Backyard Orchard News
Exciting news! Scientists based at the University of California, San Francisco, have discovered...
Honey bee nectaring on lavender. A UCSF team just discovered four new honey bee viruses. (Photo by Kathy Keatley Garvey)
Insect virus researcher Michelle Flenniken, the Haagen-Dazs Postdoctoral Fellow at UC Davis, explains a bee colony. (Photo by Kathy Keatley Garvey)
A group of farmers from Tongyeong, South Korea, visited the UC Kearney Agricultural Research and Extension Center today to learn about the scope of research activities under way at the facility.
The visit was arranged by the City of Reedley, situated 4 miles east of Kearney. Reedley and Tongyeong are sister cities.
The visiting farmers produce a diversity of crops in South Korea, including citrus, strawberries, orchids, kiwis, mangos and figs. At Kearney, they toured the post harvest facility, research plots and the greenhouse. This afternoon and tomorrow they will visit local farms and packing houses.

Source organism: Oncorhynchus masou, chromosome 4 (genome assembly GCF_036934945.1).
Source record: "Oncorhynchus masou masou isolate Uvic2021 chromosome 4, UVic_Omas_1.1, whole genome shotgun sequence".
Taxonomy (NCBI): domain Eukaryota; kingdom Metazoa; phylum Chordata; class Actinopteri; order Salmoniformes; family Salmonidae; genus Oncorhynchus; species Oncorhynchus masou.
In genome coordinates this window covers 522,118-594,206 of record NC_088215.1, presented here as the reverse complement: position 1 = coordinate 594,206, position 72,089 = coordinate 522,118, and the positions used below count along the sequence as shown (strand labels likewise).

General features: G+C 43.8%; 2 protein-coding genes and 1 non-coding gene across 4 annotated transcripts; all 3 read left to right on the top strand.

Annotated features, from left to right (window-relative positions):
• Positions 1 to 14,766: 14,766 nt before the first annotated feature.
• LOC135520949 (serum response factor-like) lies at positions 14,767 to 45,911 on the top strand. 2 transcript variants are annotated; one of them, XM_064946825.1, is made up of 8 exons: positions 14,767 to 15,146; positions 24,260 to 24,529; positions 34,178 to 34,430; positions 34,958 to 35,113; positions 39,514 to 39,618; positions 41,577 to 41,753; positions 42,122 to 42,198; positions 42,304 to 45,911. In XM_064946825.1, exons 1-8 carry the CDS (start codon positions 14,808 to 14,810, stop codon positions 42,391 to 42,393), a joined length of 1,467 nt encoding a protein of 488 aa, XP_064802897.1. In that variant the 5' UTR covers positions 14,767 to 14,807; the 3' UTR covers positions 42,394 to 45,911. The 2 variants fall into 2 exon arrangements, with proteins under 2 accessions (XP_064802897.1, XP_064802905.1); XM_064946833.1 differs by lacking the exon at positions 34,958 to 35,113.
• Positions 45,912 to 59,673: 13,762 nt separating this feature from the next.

The Korean farmers showed particular interest in UC's Navel and Valencia Export to Korea (NAVEK) program. In 2004, Korea rejected incoming citrus from California when inspectors detected fruit infected with Septoria spot, which is caused by a pest that has not been reported in Korea. UC scientists developed a fruit certification program to ensure that fruit with Septoria spot isn't shipped to Korea.
The Korean farmers' week long trip to the United States will not be all business. They plan to take time to visit the Grand Canyon National Park in Arizona and Las Vegas, Nev., according to their guide, Sonny Er.
Don't forget your sunglasses if you're heading over to the Häagen-Dazs Honey Bee Haven, a half-acre...
Honey bee nectaring on Gaillardia at Haagen-Dazs Honey Bee Haven, UC Davis. (Photo by Kathy Keatley Garvey)
Talk about a bee celebration! Folks with a passion for honey bees and native bees can head over to...
Yellow-faced bumble bee (Bombus vosnesenskii) nectaring on California white sage. (Photo by Kathy Keatley Garvey)
Native pollinator specialist Robbin Thorp, emeritus professor of entomology at UC Davis, looks over a tower of jewels. (Photo by Kathy Keatley Garvey)
The crane fly is as long-legged and slender as a runway model, but as gangly as a teenager.The...
Crane fly resting on salvia. (Photo by Kathy Keatley Garvey)